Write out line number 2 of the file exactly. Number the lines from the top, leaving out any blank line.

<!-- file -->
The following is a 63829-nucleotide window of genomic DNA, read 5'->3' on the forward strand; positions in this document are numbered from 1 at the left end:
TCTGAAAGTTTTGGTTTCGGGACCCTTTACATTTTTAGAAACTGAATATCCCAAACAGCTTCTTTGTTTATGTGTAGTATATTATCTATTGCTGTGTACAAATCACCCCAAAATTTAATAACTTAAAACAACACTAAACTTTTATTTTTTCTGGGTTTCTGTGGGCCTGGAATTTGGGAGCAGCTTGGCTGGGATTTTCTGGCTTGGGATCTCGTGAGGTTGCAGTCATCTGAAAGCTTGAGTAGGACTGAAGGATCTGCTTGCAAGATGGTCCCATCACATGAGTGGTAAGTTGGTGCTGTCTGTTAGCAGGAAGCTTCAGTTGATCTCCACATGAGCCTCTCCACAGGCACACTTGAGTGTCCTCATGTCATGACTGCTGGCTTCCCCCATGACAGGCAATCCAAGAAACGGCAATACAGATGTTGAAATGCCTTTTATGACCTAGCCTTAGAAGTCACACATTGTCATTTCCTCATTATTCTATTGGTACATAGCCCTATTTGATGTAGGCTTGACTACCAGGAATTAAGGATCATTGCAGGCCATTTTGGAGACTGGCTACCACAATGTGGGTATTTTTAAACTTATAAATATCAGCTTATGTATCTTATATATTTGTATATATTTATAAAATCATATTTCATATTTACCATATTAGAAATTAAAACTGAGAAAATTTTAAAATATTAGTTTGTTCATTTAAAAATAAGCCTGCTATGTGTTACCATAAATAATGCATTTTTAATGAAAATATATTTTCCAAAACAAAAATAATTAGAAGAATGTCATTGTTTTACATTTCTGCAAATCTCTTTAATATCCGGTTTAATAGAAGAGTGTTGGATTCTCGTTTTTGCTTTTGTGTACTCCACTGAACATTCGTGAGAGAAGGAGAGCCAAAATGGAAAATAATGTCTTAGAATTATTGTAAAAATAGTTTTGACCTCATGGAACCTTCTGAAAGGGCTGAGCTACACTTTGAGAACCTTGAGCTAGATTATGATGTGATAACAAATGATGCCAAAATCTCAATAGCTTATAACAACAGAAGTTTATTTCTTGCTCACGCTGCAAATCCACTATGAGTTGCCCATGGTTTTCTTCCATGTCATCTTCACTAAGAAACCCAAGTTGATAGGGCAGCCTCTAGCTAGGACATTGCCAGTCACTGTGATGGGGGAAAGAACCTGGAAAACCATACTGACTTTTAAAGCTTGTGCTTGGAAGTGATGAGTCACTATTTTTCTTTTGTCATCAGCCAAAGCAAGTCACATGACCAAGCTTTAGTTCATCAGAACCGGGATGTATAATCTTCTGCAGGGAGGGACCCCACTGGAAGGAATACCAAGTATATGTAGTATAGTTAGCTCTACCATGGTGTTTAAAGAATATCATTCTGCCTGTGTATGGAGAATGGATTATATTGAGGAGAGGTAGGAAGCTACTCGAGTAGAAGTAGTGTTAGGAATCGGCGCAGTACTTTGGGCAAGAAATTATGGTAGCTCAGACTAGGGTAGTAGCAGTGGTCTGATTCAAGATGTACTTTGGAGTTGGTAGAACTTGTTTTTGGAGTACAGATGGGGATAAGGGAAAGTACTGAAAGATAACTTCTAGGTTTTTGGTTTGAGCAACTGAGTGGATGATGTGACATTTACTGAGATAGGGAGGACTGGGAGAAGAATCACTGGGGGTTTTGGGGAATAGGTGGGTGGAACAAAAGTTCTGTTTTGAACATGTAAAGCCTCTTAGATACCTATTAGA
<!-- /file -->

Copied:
TCTGAAAGTTTTGGTTTCGGGACCCTTTACATTTTTAGAAACTGAATATCCCAAACAGCTTCTTTGTTTATGTGTAGTATATTATCTATTGCTGTGTACAAATCACCCCAAAATTTAATAACTTAAAACAACACTAAACTTTTATTTTTTCTGGGTTTCTGTGGGCCTGGAATTTGGGAGCAGCTTGGCTGGGATTTTCTGGCTTGGGATCTCGTGAGGTTGCAGTCATCTGAAAGCTTGAGTAGGACTGAAGGATCTGCTTGCAAGATGGTCCCATCACATGAGTGGTAAGTTGGTGCTGTCTGTTAGCAGGAAGCTTCAGTTGATCTCCACATGAGCCTCTCCACAGGCACACTTGAGTGTCCTCATGTCATGACTGCTGGCTTCCCCCATGACAGGCAATCCAAGAAACGGCAATACAGATGTTGAAATGCCTTTTATGACCTAGCCTTAGAAGTCACACATTGTCATTTCCTCATTATTCTATTGGTACATAGCCCTATTTGATGTAGGCTTGACTACCAGGAATTAAGGATCATTGCAGGCCATTTTGGAGACTGGCTACCACAATGTGGGTATTTTTAAACTTATAAATATCAGCTTATGTATCTTATATATTTGTATATATTTATAAAATCATATTTCATATTTACCATATTAGAAATTAAAACTGAGAAAATTTTAAAATATTAGTTTGTTCATTTAAAAATAAGCCTGCTATGTGTTACCATAAATAATGCATTTTTAATGAAAATATATTTTCCAAAACAAAAATAATTAGAAGAATGTCATTGTTTTACATTTCTGCAAATCTCTTTAATATCCGGTTTAATAGAAGAGTGTTGGATTCTCGTTTTTGCTTTTGTGTACTCCACTGAACATTCGTGAGAGAAGGAGAGCCAAAATGGAAAATAATGTCTTAGAATTATTGTAAAAATAGTTTTGACCTCATGGAACCTTCTGAAAGGGCTGAGCTACACTTTGAGAACCTTGAGCTAGATTATGATGTGATAACAAATGATGCCAAAATCTCAATAGCTTATAACAACAGAAGTTTATTTCTTGCTCACGCTGCAAATCCACTATGAGTTGCCCATGGTTTTCTTCCATGTCATCTTCACTAAGAAACCCAAGTTGATAGGGCAGCCTCTAGCTAGGACATTGCCAGTCACTGTGATGGGGGAAAGAACCTGGAAAACCATACTGACTTTTAAAGCTTGTGCTTGGAAGTGATGAGTCACTATTTTTCTTTTGTCATCAGCCAAAGCAAGTCACATGACCAAGCTTTAGTTCATCAGAACCGGGATGTATAATCTTCTGCAGGGAGGGACCCCACTGGAAGGAATACCAAGTATATGTAGTATAGTTAGCTCTACCATGGTGTTTAAAGAATATCATTCTGCCTGTGTATGGAGAATGGATTATATTGAGGAGAGGTAGGAAGCTACTCGAGTAGAAGTAGTGTTAGGAATCGGCGCAGTACTTTGGGCAAGAAATTATGGTAGCTCAGACTAGGGTAGTAGCAGTGGTCTGATTCAAGATGTACTTTGGAGTTGGTAGAACTTGTTTTTGGAGTACAGATGGGGATAAGGGAAAGTACTGAAAGATAACTTCTAGGTTTTTGGTTTGAGCAACTGAGTGGATGATGTGACATTTACTGAGATAGGGAGGACTGGGAGAAGAATCACTGGGGGTTTTGGGGAATAGGTGGGTGGAACAAAAGTTCTGTTTTGAACATGTAAAGCCTCTTAGATACCTATTAGA